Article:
Stillwell Means a Crowd for Three Padres : Baseball: Free agent has the job at second base locked up. Now Craig Shipley, Paul Faries and Jeff Gardner must battle for one roster spot.


He arrives today at the Padres’ spring-training camp. He’ll be the guy wearing No. 15 on his back. He’s the one who won’t be worrying about winning a job, sauntering over to second base to stay.

But although Kurt Stillwell, the newest member of the Padres, might be a welcome sight to their front office and coaching staff, there will be three players who frankly wish he never showed up.

Say hello to Craig Shipley, Paul Faries and Jeff Gardner.

The trio spent the winter preparing to replace Bip Roberts as the Padres’ starting second baseman. Each thought he had a realistic chance to win the job. Each thought it was possible for at least two of them to make the team.


The situation changed last Friday afternoon when Stillwell signed a two-year, $3.5 million contract with the Padres. Instead of competing for the starting job, Shipley, Faries and Gardner realize that beginning today they will be vying for a utility spot.

“I think we all got our hopes up a little bit,” Faries said. “But deep inside, we kind of had a feeling they would try to fill the hole before we got here. They didn’t want to just hand one of us the job.

“I guess you can’t blame them.”

Faries, the youngest of the trio, perhaps made the biggest sacrifice to win the job. He went to Mayaguez, Puerto Rico, to play in the winter leagues for the first time in his career. He left Oct. 28 and didn’t return until three months later, missing all of the holidays.

He was impressive during his stay, batting .306 with 24 RBIs and a league-high 20 stolen bases. He received more at-bats in one winter than he had during his two major league stints. It was a winter he’ll never forget.

“Let’s just say it was different there,” Faries said. “They have liberal interpretations of the driving laws. You know, like you don’t have to stop at red lights after 11 o’clock so you don’t get mugged.

“I did learn some Spanish, though.”


“Yeah, when I went out to eat, I learned how to say, ‘ Whopper con queso .’ And ‘ McNuggets de pollo .’ Stuff like that.”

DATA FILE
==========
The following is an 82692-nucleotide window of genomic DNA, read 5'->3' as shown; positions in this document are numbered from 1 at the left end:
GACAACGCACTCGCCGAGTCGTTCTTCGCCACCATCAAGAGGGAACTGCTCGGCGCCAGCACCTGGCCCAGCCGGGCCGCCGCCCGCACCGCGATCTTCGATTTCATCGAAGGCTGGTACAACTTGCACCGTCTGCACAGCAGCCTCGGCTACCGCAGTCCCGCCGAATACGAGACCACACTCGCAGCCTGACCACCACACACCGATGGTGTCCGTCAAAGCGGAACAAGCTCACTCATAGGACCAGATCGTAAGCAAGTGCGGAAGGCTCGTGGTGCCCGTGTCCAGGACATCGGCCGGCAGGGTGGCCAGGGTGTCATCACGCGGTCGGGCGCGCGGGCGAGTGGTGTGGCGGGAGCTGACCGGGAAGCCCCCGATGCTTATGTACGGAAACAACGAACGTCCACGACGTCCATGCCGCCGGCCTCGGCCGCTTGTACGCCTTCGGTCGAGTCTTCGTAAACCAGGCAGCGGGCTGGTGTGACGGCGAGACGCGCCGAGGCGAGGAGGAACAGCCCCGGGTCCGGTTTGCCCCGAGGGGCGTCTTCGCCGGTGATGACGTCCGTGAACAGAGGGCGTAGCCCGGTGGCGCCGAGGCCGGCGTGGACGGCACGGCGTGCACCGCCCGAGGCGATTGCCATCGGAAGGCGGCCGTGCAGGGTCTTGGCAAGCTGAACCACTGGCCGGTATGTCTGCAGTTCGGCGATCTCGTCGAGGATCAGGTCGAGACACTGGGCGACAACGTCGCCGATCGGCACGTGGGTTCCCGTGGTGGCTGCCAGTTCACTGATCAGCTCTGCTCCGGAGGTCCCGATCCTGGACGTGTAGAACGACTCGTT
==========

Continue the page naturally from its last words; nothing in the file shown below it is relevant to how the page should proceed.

Faries, who batted .307 in Triple-A Las Vegas but only .177 in 57 games with the Padres, hopes that the time spent in Puerto Rico will give him an early advantage for the utility job. If not, it’s back to Las Vegas for the third time.


“I really want to make the team, but if I have to go Las Vegas, I’m prepared. I learned a lot last year. I learned how to handle adversity. Now, I just have to prove it.”

The favorite to join veteran Tim Teufel as the second utility infielder is Craig Shipley. His claim to fame is that he was the first Australian in 91 years to play in the major leagues. Joe Quinn was the last, in 1901.

Shipley, 29, is the most experienced of the trio. He has spent seven years in professional baseball, including brief stops with the Dodgers, New York Mets and Padres. Yet he has never made the major leagues out of spring training.

“You never know what’s going to happen,” Shipley said, “but I have a good feeling about my chances. It would have been nice to go for that starting job at second, but I’ve been around long enough to know that it was pretty unlikely they wouldn’t come to camp without somebody. The longer Stillwell was out there, the more I thought he would sign.

“If he had a better offer out there, he would have taken it, right?”

If Shipley had a distinct advantage over Faries and Gardner entering camp, it even widened this week when he let Padre Manager Greg Riddoch on a little secret. He was a catcher for 10 years in youth leagues and high school and can fill in as the emergency catcher if needed.

“I know I can handle it,” Shipley said. “The only reason I gave it up before is that I weighed 155 pounds. I didn’t want to get killed.”


Shipley, who was signed as a six-year minor league free agent in 1990, made a formidable showing during his two month-stint with the Padres last season. He batted .275 with six RBIs, and proved he can fill in nicely at shortstop, as well as second. He also has been taking ground balls at third each day in camp, and the coaching staff believes he might even be a better third baseman than second baseman.

“I want to make a good impression,” Shipley said. “They know what I can do, and I just have to play up to my abilities. I think I can be an asset.”

The longshot of the group is Gardner, 28, who was acquired during the winter from the Mets in exchange for pitcher Steve Rosenberg. A native of Newport Beach, Gardner has spent the past seven years in the Mets’ organization, including the last three at triple-A Tidewater.

Gardner has spent only 31 days in the major leagues, and this is the first time he has even been in a major-league camp. The meal money alone has been a nice bonus.

After all, he waited tables and parked cars during the past few off-seasons.

“I’ve always told myself that as long as I have a chance to play in the big leagues,” Gardner said, “I’m going to keep playing. When I feel I no longer have a chance, I’ll quit.

“I’m in the best situation I’ve ever been in, so there’s no sense to be upset about Stillwell coming in. Sure, I was disappointed. Any chance of playing every day, or at least playing a lot, went out the window.


“But at least I’m in a major league camp. Who knows? Maybe someone will see something they like.”